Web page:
The Errors of Chicken Little Thinking: It Is Highly Unlikely That a Doubling of Human-Caused Greenhouse Gases Will Cause Significant Changes in Global Temperatures

By Gray, William M. | Forum for Applied Research and Public Policy, Summer 2002 | Go to article overview

The Errors of Chicken Little Thinking: It Is Highly Unlikely That a Doubling of Human-Caused Greenhouse Gases Will Cause Significant Changes in Global Temperatures


Gray, William M., Forum for Applied Research and Public Policy


By the end of the 21st century the concentration of greenhouse gases from human activity in Earth's atmosphere is expected to double from preindustrial values. Many believe this increase will cause a 2 to 5 degree Celsius (3.6 to 9 degrees Fahrenheit) increase in Earth's temperature. These projections are based largely on government-sponsored U.S. and foreign Global Computer Model simulations.

These computer models use a number of complicated mathematical formulas to simulate the physical processes of the atmosphere and ocean circulation. They forecast future changes in the atmosphere and ocean by simultaneously solving an array of equations that are envisaged to represent the real physical processes of the Earth's climate system. There is some imprecision in the accuracy of these equations with regard to their ability to represent the real atmosphere. Time steps vary from about 15 minutes to an hour or so. They integrate this set of simultaneous equations for hundreds of thousands of time steps into the future. Separate calculations are made, which include and exclude the human-induced greenhouse gas inputs of carbon dioxide and methane. Though these models have become more sophisticated over the past few decades, the methodology appears to be compromised by two basic flaws.

First, the models assume that more rainfall, resulting from the buildup of greenhouse gases, will lead to significant increases in atmospheric water vapor, especially in the upper atmosphere, and in cirrus cloudiness. These increases are presumed to significantly reduce the radiation energy sent back to space. To compensate for this assumed reduction in outgoing radiation to space, the globe must warm so that it can compensate for this reduced energy flux. Energy to space increases with global temperature. Observations and theoretical analysis by myself and others, however, suggest that reductions in outgoing radiation, due to increases in global rainfall, will be very small, and will not cause significant global warming.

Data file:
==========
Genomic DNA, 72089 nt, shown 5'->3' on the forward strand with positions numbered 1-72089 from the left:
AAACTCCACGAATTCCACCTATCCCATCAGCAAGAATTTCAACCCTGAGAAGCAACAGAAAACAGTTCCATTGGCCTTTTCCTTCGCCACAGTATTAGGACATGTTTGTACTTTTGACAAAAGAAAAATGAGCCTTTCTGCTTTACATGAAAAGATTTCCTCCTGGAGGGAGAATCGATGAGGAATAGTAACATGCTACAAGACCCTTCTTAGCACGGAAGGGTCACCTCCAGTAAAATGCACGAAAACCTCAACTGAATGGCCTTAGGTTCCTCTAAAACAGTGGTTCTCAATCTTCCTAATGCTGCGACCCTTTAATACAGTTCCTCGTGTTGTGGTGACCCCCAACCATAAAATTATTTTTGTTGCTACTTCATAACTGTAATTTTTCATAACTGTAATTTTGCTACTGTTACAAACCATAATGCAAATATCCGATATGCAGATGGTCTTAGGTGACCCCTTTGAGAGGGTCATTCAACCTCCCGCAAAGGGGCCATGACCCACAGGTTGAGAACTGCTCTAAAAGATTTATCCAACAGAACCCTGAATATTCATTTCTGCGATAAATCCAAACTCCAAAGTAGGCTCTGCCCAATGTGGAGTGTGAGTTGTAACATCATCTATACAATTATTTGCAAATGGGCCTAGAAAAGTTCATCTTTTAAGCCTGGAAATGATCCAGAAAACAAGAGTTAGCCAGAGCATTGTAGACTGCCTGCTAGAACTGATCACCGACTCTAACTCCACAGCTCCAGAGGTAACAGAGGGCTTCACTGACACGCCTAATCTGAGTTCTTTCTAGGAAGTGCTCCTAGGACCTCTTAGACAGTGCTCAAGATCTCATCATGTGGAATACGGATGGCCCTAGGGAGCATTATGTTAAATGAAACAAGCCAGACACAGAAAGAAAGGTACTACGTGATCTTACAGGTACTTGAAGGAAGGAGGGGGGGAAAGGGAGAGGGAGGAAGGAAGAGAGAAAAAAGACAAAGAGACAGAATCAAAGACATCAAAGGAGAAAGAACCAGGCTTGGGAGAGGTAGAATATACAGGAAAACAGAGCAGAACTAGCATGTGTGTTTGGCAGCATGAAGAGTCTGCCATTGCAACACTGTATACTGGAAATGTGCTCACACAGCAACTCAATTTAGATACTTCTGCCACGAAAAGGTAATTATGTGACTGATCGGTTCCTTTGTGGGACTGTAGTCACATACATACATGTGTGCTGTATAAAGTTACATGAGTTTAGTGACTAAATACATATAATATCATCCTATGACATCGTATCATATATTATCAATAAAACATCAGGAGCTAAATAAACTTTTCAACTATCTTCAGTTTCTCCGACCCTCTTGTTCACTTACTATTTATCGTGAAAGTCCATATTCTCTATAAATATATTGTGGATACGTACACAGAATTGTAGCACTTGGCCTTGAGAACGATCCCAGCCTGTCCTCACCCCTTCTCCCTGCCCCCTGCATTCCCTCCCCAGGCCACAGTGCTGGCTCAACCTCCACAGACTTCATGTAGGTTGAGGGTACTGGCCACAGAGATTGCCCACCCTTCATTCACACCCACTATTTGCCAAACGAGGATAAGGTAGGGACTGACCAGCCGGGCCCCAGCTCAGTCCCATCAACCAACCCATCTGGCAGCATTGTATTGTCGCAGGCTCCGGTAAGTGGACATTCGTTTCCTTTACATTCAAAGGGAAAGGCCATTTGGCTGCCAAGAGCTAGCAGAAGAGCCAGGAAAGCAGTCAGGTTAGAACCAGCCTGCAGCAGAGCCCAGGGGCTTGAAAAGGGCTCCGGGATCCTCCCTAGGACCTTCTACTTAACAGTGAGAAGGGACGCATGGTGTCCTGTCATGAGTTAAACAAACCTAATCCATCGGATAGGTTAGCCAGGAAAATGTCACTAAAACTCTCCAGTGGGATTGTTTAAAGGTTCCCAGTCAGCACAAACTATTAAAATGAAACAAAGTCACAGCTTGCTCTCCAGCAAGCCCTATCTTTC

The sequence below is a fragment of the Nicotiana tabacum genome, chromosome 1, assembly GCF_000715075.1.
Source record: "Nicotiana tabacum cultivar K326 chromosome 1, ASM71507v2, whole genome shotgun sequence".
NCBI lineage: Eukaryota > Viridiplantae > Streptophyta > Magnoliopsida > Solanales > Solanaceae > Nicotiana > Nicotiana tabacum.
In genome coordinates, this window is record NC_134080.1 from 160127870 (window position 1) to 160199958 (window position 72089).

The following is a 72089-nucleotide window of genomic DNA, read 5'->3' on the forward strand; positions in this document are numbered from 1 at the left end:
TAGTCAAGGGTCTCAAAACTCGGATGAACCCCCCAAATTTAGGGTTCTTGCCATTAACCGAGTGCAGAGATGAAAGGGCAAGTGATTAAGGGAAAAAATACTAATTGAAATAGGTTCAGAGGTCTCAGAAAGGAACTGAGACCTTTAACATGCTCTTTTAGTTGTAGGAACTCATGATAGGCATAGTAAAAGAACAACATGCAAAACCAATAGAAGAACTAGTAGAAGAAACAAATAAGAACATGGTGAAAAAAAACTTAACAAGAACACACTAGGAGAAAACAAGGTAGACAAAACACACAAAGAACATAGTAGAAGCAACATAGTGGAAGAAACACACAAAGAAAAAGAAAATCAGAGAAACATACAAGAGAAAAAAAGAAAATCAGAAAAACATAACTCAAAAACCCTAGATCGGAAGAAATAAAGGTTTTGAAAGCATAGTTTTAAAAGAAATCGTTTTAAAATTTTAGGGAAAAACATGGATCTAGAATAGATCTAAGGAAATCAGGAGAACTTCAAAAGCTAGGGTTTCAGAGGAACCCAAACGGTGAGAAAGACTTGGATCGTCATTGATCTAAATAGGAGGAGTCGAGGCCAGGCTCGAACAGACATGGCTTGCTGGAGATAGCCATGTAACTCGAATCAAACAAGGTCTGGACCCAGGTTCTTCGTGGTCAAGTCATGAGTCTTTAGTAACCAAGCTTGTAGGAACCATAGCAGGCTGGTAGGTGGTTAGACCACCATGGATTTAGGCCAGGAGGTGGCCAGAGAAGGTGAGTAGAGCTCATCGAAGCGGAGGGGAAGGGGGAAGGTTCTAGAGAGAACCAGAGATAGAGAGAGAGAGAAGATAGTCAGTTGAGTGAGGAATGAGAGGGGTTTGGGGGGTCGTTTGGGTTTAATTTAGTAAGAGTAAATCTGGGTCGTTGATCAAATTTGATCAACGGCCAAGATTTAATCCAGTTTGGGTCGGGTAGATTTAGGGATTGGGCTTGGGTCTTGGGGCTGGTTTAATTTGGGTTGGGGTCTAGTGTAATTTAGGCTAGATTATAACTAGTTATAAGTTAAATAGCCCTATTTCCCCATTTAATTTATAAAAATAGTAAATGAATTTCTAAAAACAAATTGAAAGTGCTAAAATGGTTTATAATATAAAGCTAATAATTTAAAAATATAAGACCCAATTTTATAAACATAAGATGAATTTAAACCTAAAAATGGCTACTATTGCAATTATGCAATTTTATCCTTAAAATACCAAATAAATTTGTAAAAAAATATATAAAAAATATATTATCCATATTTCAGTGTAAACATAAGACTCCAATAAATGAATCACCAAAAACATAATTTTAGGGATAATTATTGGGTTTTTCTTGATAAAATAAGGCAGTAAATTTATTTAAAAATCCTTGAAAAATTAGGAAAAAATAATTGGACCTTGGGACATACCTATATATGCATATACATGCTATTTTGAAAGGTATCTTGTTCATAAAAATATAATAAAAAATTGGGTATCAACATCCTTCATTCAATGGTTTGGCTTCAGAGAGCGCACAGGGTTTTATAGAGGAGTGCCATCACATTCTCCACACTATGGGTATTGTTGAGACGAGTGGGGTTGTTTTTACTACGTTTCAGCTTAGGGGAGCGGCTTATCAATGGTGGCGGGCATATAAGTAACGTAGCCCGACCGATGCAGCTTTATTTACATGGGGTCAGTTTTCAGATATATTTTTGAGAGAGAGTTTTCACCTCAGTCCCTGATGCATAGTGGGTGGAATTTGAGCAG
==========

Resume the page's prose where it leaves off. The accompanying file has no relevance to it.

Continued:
A second flaw in the Global Computer Model simulations is their inability to make realistic simulations of ocean circulation processes many decades into the future. Since about 70 percent of the atmosphere is in contact with the ocean surface, ocean circulation patterns are fundamental to climate variability.

The primary greenhouse gas in the atmosphere, by far, is water vapor. It is the influence of the human-caused greenhouse gases, such as carbon dioxide and methane, on water vapor that is most in question. If the addition of human-induced greenhouse gases leads to an enhancement of water vapor's dominant influence (a positive feedback), then humans will, indeed, be responsible for significant warming. But it is more likely that the human-induced gases will act as a modulator (negative feedback) of water vapor's influence. If the human-induced greenhouse gases will act to slightly reduce water vapor's influence as a greenhouse gas, then little global warming will result.

Most researchers agree that the Earth will rid itself of most of the positive energy gains from human-induced greenhouse gas by developing extra surface evaporation and compensating extra global rainfall, which has a cooling effect on the Earth's surface. The key question is how the atmosphere will respond to this expected increase in global evaporation rainfall. Will the expected increase in human-induced greenhouse gases cause a positive, a neutral, or a negative trend in net global outgoing radiation? The Global Computer Models are programmed to give large--and apparently unrealistic--reductions in outgoing radiation to space as global rainfall increases.

As more-realistic computer simulations become available in the future, I believe we will learn that the runaway global warming scenarios predicted by current Global Computer Model technology grossly overestimate the actual threat, and that the small surface warming trends observed in global surface temperature during the last 25 to 100 years, which have been so highly touted in the press, are primarily of natural origin and not due to human influences. …

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